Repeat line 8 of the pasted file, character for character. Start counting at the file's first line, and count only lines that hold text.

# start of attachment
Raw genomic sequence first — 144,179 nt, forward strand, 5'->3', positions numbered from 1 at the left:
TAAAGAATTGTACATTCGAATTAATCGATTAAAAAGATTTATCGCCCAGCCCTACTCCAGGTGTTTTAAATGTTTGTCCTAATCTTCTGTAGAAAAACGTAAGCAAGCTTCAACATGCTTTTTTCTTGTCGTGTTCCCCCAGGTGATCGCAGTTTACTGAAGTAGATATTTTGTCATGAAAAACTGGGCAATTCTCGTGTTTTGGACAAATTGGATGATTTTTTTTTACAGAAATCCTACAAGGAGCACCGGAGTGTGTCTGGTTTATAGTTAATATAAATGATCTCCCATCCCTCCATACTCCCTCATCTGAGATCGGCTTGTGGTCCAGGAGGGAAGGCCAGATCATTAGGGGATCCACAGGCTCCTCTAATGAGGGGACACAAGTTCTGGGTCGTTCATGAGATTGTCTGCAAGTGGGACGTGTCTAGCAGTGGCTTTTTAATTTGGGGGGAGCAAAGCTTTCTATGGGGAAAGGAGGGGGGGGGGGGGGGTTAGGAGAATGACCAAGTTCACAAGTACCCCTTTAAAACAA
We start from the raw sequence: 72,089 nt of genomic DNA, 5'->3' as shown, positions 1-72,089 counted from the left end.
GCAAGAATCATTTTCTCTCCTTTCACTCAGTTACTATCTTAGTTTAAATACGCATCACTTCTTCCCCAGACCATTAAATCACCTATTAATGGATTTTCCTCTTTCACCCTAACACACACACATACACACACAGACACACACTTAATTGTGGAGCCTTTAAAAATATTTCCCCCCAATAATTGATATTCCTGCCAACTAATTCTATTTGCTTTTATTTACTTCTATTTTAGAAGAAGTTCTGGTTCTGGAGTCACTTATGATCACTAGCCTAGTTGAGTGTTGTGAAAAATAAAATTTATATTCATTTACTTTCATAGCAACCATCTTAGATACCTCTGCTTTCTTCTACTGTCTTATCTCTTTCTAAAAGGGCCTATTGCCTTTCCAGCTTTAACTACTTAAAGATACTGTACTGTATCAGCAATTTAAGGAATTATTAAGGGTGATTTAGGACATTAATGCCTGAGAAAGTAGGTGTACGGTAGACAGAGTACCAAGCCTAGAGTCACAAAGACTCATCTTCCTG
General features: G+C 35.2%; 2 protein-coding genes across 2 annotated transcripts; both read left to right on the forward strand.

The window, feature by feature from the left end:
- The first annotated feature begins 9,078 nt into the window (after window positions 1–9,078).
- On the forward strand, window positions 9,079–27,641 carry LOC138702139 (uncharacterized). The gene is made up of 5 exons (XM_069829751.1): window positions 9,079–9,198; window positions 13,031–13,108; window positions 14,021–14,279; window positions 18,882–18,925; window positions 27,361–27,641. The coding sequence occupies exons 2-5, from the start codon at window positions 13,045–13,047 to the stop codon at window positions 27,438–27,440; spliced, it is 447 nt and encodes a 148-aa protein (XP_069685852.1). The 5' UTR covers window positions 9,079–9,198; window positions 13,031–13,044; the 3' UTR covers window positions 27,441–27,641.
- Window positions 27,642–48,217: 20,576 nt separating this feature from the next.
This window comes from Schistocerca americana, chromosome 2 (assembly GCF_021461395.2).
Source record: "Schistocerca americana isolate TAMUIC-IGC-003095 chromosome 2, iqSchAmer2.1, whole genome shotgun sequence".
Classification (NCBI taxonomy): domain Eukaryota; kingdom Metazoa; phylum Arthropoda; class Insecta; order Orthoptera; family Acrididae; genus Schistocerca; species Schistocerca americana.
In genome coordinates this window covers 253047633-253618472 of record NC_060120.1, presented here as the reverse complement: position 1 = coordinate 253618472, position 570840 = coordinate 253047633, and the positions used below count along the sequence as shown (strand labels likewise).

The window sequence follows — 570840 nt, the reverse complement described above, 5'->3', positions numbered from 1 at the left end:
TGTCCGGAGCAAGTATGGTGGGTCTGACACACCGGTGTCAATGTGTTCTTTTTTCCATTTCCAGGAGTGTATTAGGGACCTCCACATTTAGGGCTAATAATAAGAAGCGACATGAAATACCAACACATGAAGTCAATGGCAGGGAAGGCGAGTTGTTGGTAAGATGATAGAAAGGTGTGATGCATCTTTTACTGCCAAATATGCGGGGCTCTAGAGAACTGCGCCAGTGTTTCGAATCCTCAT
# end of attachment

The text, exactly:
- On the forward strand, window positions 9,079–27,641 carry LOC138702139 (uncharacterized). The gene is made up of 5 exons (XM_069829751.1): window positions 9,079–9,198; window positions 13,031–13,108; window positions 14,021–14,279; window positions 18,882–18,925; window positions 27,361–27,641. The coding sequence occupies exons 2-5, from the start codon at window positions 13,045–13,047 to the stop codon at window positions 27,438–27,440; spliced, it is 447 nt and encodes a 148-aa protein (XP_069685852.1). The 5' UTR covers window positions 9,079–9,198; window positions 13,031–13,044; the 3' UTR covers window positions 27,441–27,641.